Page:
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Which countries are in the Schengen Area? Romania and Bulgaria are joining the agreement

Written by Travel Adventures

Home to some of the world’s most beautiful landscapes, charismatic cities and friendly people, Europe is the ultimate travel destination for a trip that takes you from beach to mountain and back again via sprawling metropoles, teeny fairytale villages and endless rolling hills with minimal fuss or muss.

To help minimise faff when travelling around Europe, the Schengen Area was devised to provide unrestricted access across borders for travellers looking to move between countries with relative ease. Below, we look at what exactly the Schengen Area is, which countries are part of the agreement and the two countries that recently joined.

Mala Strana and Nerudova Street in Prague Czech Republic

Mala Strana and Nerudova Street in Prague, Czech RepublicGetty Images

What is the Schengen Area?

The Schengen Area is the world’s largest visa-free zone. The area is comprised of 27 countries, all located within Europe, that have removed the requirement of border checks and passport control when travelling to other countries within the Schengen list. This means that travellers visiting anywhere within the Schengen Area can move freely across the border of Schengen members without needing to show passports or other documentation.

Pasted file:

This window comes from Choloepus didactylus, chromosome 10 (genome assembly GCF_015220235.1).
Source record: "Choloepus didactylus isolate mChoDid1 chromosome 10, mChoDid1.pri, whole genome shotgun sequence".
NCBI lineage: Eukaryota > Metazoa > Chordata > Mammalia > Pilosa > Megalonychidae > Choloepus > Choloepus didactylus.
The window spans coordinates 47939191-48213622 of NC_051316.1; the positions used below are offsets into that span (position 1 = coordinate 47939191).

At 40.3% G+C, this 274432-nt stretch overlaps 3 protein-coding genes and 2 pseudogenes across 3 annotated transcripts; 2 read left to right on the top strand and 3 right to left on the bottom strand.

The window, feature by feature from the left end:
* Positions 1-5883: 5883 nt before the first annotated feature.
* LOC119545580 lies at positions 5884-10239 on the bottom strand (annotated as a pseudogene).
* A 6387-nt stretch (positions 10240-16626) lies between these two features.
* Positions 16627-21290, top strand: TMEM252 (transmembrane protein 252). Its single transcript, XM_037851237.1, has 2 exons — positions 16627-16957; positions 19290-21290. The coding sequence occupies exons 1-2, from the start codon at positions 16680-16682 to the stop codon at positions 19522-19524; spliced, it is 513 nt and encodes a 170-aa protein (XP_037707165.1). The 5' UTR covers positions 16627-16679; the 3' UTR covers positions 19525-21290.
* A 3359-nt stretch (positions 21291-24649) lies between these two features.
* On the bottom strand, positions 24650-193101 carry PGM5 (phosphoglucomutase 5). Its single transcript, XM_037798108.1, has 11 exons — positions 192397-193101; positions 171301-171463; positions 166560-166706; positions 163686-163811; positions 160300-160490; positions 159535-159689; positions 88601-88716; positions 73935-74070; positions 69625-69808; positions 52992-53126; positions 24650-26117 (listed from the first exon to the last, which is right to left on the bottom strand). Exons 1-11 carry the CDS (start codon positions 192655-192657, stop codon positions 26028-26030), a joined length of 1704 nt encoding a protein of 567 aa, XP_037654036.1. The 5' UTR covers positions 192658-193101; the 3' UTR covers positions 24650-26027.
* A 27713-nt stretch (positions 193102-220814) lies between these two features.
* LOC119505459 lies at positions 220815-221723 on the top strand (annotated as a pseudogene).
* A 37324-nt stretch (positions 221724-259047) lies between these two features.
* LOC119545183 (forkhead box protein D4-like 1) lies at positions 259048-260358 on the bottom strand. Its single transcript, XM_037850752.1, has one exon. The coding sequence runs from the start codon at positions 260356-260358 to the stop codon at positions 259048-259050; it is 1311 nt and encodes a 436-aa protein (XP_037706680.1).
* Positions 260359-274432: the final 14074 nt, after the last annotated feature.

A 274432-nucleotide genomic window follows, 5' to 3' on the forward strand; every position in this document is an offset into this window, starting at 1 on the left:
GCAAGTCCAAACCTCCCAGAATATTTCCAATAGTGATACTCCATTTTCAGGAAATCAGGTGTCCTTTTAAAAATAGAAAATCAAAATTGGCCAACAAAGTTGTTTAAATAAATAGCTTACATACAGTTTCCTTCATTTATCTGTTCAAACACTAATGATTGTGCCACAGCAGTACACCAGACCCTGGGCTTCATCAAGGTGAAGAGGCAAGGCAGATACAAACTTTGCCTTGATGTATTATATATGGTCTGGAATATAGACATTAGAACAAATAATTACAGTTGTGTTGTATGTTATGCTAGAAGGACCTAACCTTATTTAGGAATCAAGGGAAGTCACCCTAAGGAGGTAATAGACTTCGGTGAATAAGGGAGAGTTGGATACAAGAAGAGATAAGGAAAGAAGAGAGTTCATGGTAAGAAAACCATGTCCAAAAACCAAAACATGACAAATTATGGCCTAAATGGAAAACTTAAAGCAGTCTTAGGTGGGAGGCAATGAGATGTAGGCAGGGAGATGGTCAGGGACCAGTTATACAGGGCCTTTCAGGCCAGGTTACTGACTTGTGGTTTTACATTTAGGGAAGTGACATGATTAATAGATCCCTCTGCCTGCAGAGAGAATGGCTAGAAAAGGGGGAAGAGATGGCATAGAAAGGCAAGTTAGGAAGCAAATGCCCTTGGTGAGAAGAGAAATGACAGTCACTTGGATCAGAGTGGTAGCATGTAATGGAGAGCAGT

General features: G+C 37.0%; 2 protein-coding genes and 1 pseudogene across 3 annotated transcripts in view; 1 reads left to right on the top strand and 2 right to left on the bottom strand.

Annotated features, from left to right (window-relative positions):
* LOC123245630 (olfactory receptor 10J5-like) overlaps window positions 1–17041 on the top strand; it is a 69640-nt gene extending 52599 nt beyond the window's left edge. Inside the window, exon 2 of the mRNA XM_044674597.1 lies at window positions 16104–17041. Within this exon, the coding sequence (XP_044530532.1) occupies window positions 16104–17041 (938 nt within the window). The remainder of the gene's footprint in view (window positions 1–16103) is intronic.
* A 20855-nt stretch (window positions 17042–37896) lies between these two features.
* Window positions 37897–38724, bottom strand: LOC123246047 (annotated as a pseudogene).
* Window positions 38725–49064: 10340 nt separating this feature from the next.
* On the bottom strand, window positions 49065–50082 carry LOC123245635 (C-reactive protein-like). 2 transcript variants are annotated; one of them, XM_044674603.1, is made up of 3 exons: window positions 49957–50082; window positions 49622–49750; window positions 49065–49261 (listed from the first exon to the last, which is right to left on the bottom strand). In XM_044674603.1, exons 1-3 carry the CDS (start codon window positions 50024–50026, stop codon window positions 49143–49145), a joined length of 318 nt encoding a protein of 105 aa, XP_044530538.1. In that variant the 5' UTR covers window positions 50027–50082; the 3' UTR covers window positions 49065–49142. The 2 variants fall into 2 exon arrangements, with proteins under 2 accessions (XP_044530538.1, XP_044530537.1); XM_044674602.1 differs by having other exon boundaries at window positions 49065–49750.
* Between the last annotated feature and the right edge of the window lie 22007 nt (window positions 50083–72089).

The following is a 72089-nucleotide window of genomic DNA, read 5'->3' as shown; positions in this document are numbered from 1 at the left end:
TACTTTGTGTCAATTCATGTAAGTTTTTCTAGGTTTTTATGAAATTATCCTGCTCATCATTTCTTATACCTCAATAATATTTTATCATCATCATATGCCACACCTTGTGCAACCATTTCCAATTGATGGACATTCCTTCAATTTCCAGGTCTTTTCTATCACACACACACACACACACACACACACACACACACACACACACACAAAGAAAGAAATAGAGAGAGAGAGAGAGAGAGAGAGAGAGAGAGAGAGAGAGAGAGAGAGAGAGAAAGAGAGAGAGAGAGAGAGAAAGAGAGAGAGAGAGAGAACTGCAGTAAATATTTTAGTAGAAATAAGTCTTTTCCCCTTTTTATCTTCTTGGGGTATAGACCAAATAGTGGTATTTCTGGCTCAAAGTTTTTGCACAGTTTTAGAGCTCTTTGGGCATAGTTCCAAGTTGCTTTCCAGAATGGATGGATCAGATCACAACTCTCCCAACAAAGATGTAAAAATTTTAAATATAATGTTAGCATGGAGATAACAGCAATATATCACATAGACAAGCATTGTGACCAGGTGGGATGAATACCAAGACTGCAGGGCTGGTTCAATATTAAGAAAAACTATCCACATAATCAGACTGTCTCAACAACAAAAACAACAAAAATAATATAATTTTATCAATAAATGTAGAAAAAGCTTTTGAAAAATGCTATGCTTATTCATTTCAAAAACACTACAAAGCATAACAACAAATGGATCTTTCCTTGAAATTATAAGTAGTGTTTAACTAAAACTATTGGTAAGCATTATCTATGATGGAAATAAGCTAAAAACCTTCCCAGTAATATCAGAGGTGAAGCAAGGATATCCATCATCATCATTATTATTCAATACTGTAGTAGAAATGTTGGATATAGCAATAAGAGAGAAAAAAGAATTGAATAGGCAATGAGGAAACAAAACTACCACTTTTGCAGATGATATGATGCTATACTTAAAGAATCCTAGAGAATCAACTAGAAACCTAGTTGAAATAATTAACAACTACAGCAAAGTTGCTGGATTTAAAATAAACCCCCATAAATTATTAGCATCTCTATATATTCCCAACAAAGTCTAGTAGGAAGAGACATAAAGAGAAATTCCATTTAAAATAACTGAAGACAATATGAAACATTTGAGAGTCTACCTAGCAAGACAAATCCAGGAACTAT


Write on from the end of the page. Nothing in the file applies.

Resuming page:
According to the Schengen Visa website, there are 3.5 million people who cross internal Schengen borders daily, and nearly 1.7 million people live in one Schengen area while working in another Schengen nation. The agreement, signed in the eponymous Luxembourg village, has transformed travel across the continent.

Which countries recently joined the Schengen Area?

Romania and Bulgaria will join the Schengen Area by the end of March 2024. There will be free movement for EU residents and travellers arriving in the two countries via flights or boats, meaning there will be no passport checks. There has yet to be an outlined date for land borders to be included in the agreement.

Park Guell in Barcelona Spain

Park Guell in Barcelona, SpainGetty Images

Which countries are in the Schengen area?

The full list of 27 Schengen members is below. In late 2023, it was announced that Romania and Bulgaria would be joining the area – the newest additions since Croatia was added in 2022.

  • ​​Austria
  • Belgium
  • Bulgaria
  • Czech Republic
  • Croatia
  • Denmark
  • Estonia
  • Finland
  • France
  • Germany
  • Greece
  • Hungary
  • Iceland
  • Italy
  • Latvia
  • Liechtenstein
  • Lithuania
  • Luxembourg
  • Malta
  • Netherlands
  • Norway
  • Poland
  • Portugal
  • Romania
  • Slovakia
  • Slovenia
  • Spain
  • Sweden
  • Switzerland

Is the UK part of the Schengen Area?

In 1999, the UK decided to opt out of becoming a member of Schengen – one of only 11 countries not included in the agreement (the others are Albania, Armenia, Azerbaijan, Belarus, Bosnia & Herzegovina, Macedonia, Moldova, Montenegro, Russia, Serbia and Ukraine). This means that the UK has its own border control policies, and while UK residents do not need a visa for short trips to Schengen countries, there are some caveats. If UK residents are staying for longer than 90 days or are visiting for purposes other than tourism (with a few exceptions, stated on gov.uk), then a Schengen visa may be necessary.


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